Conspiracy theories follow a very predictable pattern. They assemble factoids, string them together as innuendo that signals something, but without quite saying what.
You can see it in this CNN story that's making the rounds.
At least eight alt-right website domain names were registered to Columbus Nova, the company that paid hundreds of thousands of dollars to President Donald Trump's personal attorney Michael Cohen, according to internet records reviewed by CNN.
Public documents describe Columbus Nova as the US affiliate of the Russian investment company Renova Group, which is chaired by Viktor Vekselberg, who is a cousin of Andrew and Frederick Intrater.
What's the point of this story?
Brother of guy who runs company that paid Trump's lawyer money registered alt-right domain names that he never used. Also his cousin is Russian.
Give the man a Pulitzer.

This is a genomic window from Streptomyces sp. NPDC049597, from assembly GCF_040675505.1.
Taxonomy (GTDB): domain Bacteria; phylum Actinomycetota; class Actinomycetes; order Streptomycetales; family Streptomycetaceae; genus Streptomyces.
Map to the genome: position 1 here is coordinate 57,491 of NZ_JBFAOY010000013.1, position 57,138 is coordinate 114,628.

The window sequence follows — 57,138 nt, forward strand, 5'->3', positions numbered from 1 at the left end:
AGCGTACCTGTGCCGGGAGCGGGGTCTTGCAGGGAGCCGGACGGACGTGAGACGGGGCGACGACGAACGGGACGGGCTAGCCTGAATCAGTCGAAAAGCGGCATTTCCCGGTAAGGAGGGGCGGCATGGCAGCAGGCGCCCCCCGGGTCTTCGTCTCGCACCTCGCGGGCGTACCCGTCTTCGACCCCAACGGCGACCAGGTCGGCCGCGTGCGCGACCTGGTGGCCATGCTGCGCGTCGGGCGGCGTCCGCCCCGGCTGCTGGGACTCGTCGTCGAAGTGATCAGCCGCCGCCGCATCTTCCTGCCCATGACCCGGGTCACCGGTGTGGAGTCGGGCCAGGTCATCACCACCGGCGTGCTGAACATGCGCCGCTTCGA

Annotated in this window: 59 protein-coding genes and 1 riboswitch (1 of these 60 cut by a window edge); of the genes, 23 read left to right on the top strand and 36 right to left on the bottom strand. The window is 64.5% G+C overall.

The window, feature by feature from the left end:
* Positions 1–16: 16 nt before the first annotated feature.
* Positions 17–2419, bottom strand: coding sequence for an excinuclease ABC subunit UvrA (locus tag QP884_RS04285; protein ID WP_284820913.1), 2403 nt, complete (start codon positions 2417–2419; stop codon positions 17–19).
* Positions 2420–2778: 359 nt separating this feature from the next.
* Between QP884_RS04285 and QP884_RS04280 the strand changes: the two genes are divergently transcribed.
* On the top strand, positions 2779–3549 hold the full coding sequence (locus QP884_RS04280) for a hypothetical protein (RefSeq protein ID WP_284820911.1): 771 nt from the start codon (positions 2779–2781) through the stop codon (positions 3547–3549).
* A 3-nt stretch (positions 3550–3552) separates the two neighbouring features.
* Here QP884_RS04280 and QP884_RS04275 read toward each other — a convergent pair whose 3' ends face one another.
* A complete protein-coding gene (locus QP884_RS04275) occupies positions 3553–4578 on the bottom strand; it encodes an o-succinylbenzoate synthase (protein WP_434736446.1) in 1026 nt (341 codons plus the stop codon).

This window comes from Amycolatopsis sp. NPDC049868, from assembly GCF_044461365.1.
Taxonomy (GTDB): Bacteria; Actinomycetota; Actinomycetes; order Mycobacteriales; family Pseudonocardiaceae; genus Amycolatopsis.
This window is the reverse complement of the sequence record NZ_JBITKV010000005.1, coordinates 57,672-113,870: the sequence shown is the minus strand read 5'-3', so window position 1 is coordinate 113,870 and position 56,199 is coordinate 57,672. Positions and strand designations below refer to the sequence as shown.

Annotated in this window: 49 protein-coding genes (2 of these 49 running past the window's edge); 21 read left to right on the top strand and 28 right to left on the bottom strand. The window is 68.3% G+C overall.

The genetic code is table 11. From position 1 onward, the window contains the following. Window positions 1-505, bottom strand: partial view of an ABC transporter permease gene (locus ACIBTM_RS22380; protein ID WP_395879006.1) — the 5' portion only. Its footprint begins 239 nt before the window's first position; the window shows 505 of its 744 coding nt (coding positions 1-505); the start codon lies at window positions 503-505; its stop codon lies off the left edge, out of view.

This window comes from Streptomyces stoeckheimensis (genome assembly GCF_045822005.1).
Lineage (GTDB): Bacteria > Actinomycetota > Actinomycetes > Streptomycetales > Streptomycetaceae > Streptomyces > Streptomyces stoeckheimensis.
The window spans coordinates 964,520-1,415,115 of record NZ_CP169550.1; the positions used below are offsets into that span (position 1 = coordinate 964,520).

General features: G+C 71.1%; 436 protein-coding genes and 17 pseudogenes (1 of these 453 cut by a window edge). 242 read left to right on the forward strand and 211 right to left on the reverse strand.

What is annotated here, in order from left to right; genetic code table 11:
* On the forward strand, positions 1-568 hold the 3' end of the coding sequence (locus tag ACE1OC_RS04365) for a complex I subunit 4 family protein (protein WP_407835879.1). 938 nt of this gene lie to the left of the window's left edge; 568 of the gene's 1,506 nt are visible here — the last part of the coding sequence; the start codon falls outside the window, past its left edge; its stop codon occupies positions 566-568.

Russians and the alt-right are both elements of lefty villain signaling on Trump. So combine the two together with the villain of the week, Michael Cohen (except when it's Scott Pruitt) and you have a story. Right?
But what's the working theory here? How do these various factoids align? What's the point of any of this?
Don't ask CNN.
That's what most of the Russia conspiracy theory reporting looks like. Throw together some factoids, true or untrue, put them in the same story without regard for whether they're even true, and let the angry lefty readers and viewers draw their own stupid conclusion.
In this case, it's that Michael Cohen is an alt-right Russian. Or something.
This is CNN. Sometimes it will tell you that a banana is really a UFO and that an apple a day keeps the aliens away.
Article posted with permission from Daniel GreenfieldDon't forget to Like Freedom Outpost on Facebook, Google Plus, & Twitter. You can also get Freedom Outpost delivered to your Amazon Kindle device here.